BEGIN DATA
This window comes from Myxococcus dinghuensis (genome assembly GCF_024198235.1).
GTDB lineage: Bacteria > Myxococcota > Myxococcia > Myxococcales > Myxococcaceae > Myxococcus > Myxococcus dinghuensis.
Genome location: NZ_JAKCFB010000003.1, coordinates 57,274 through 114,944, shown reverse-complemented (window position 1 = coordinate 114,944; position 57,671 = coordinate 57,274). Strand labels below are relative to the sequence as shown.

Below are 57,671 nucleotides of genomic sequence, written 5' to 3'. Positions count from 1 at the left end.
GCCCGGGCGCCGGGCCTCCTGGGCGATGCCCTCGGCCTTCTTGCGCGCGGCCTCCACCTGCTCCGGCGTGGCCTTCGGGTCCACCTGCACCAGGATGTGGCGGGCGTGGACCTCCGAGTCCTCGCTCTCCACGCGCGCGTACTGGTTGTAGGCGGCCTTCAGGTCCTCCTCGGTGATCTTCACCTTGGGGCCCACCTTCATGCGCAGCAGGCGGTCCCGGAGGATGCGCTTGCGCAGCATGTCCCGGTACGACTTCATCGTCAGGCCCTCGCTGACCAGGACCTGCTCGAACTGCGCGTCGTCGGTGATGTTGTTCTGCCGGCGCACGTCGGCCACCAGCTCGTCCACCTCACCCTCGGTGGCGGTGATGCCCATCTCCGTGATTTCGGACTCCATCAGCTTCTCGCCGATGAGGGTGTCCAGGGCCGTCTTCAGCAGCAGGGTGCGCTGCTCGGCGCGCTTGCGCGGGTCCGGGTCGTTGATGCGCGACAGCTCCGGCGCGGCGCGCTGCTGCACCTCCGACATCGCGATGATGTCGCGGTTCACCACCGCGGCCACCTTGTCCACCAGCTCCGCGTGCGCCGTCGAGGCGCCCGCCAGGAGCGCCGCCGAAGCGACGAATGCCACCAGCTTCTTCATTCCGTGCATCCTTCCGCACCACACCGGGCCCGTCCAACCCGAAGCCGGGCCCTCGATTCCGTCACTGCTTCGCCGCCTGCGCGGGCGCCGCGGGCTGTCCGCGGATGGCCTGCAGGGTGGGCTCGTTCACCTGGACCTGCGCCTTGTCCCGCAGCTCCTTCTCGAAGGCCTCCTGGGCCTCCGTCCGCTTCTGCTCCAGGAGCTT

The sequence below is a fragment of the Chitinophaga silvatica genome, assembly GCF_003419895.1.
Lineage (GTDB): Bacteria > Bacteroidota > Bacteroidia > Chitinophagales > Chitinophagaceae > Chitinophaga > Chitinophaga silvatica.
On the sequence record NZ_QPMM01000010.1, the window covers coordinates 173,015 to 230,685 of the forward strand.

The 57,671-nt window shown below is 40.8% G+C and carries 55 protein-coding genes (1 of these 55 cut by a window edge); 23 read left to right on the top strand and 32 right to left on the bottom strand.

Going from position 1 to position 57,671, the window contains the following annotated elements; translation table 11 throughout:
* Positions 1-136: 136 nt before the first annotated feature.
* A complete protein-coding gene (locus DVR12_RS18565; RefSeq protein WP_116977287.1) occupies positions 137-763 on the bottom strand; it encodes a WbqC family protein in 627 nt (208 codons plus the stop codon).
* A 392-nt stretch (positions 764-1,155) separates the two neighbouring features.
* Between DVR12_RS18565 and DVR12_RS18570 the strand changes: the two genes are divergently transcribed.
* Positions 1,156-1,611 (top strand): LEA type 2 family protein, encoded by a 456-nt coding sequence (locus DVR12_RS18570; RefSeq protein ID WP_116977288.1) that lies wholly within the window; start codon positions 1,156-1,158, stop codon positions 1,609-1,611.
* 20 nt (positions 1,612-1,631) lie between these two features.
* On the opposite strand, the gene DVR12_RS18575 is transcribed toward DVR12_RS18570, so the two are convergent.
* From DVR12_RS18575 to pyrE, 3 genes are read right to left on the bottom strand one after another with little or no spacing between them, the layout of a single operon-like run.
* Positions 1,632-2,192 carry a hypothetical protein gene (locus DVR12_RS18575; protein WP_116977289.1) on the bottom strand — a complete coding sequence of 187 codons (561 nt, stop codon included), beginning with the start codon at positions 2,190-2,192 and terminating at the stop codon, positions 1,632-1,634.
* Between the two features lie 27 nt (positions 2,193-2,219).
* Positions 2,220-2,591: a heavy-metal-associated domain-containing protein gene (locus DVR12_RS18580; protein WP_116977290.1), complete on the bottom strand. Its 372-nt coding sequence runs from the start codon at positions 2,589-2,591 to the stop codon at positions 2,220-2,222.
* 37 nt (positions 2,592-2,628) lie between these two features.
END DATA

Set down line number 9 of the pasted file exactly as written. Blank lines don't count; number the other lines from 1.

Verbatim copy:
The 57,671-nt window shown below is 40.8% G+C and carries 55 protein-coding genes (1 of these 55 cut by a window edge); 23 read left to right on the top strand and 32 right to left on the bottom strand.